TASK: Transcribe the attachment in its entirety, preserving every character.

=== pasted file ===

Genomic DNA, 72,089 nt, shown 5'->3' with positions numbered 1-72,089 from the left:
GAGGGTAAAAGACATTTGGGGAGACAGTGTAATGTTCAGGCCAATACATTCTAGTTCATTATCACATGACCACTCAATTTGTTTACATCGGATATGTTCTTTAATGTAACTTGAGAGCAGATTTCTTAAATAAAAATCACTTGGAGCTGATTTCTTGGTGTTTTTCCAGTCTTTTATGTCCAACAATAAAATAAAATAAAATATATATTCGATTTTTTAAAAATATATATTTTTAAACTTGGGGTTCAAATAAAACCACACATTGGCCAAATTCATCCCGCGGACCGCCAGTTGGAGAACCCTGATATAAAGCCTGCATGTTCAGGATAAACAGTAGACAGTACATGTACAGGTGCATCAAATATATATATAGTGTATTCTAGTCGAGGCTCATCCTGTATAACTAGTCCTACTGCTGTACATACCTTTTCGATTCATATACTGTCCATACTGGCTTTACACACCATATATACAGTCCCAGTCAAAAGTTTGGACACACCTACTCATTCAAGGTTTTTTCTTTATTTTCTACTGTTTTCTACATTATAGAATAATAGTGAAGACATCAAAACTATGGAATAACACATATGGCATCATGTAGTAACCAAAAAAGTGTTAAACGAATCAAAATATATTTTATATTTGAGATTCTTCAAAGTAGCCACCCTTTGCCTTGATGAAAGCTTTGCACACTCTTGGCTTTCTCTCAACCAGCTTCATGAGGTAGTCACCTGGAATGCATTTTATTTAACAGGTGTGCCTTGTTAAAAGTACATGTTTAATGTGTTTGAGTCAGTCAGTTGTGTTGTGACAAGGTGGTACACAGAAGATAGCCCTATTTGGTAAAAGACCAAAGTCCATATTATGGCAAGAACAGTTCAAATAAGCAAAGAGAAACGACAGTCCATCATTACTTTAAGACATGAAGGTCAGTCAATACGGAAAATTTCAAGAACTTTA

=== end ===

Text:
Genomic DNA, 72,089 nt, shown 5'->3' with positions numbered 1-72,089 from the left:
GAGGGTAAAAGACATTTGGGGAGACAGTGTAATGTTCAGGCCAATACATTCTAGTTCATTATCACATGACCACTCAATTTGTTTACATCGGATATGTTCTTTAATGTAACTTGAGAGCAGATTTCTTAAATAAAAATCACTTGGAGCTGATTTCTTGGTGTTTTTCCAGTCTTTTATGTCCAACAATAAAATAAAATAAAATATATATTCGATTTTTTAAAAATATATATTTTTAAACTTGGGGTTCAAATAAAACCACACATTGGCCAAATTCATCCCGCGGACCGCCAGTTGGAGAACCCTGATATAAAGCCTGCATGTTCAGGATAAACAGTAGACAGTACATGTACAGGTGCATCAAATATATATATAGTGTATTCTAGTCGAGGCTCATCCTGTATAACTAGTCCTACTGCTGTACATACCTTTTCGATTCATATACTGTCCATACTGGCTTTACACACCATATATACAGTCCCAGTCAAAAGTTTGGACACACCTACTCATTCAAGGTTTTTTCTTTATTTTCTACTGTTTTCTACATTATAGAATAATAGTGAAGACATCAAAACTATGGAATAACACATATGGCATCATGTAGTAACCAAAAAAGTGTTAAACGAATCAAAATATATTTTATATTTGAGATTCTTCAAAGTAGCCACCCTTTGCCTTGATGAAAGCTTTGCACACTCTTGGCTTTCTCTCAACCAGCTTCATGAGGTAGTCACCTGGAATGCATTTTATTTAACAGGTGTGCCTTGTTAAAAGTACATGTTTAATGTGTTTGAGTCAGTCAGTTGTGTTGTGACAAGGTGGTACACAGAAGATAGCCCTATTTGGTAAAAGACCAAAGTCCATATTATGGCAAGAACAGTTCAAATAAGCAAAGAGAAACGACAGTCCATCATTACTTTAAGACATGAAGGTCAGTCAATACGGAAAATTTCAAGAACTTTA